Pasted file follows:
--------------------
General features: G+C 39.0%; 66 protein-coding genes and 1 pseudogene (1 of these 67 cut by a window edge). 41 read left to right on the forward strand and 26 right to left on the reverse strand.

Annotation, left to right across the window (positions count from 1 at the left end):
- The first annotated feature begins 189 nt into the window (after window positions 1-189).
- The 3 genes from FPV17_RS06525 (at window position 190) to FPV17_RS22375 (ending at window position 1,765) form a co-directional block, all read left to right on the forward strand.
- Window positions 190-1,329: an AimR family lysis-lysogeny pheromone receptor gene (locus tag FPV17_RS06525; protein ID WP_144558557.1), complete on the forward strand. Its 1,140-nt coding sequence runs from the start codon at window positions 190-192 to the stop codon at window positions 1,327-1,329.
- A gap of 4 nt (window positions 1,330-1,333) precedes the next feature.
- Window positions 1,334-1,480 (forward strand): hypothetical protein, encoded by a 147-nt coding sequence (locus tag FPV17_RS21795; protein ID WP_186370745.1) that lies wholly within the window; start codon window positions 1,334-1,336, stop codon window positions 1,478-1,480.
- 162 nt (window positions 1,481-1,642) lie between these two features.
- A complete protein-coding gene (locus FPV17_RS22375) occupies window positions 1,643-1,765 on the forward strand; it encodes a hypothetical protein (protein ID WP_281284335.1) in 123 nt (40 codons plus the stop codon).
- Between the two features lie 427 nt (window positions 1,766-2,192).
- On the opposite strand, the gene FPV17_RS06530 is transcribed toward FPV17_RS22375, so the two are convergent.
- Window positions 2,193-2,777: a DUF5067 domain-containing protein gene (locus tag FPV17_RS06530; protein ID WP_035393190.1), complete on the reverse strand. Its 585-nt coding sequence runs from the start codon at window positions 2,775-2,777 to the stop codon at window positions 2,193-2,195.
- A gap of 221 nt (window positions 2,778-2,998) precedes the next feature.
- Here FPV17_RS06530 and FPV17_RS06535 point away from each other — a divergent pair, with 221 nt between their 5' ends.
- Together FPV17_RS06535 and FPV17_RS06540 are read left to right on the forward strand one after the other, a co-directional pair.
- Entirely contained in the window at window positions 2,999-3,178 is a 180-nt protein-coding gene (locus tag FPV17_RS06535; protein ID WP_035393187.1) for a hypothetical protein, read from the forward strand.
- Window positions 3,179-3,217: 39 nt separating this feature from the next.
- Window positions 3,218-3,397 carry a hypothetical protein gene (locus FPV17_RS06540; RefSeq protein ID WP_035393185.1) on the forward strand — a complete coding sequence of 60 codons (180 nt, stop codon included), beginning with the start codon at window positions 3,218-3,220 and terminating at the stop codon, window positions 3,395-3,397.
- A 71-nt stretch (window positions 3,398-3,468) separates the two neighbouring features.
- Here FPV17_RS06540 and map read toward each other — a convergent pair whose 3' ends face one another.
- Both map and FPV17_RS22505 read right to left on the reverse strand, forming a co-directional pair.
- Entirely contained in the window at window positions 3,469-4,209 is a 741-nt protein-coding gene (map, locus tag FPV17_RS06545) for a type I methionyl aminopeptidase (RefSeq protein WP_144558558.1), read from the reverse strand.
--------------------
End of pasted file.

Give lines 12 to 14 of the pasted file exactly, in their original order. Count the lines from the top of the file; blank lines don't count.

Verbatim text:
- Window positions 2,193-2,777: a DUF5067 domain-containing protein gene (locus tag FPV17_RS06530; protein ID WP_035393190.1), complete on the reverse strand. Its 585-nt coding sequence runs from the start codon at window positions 2,775-2,777 to the stop codon at window positions 2,193-2,195.
- A gap of 221 nt (window positions 2,778-2,998) precedes the next feature.
- Here FPV17_RS06530 and FPV17_RS06535 point away from each other — a divergent pair, with 221 nt between their 5' ends.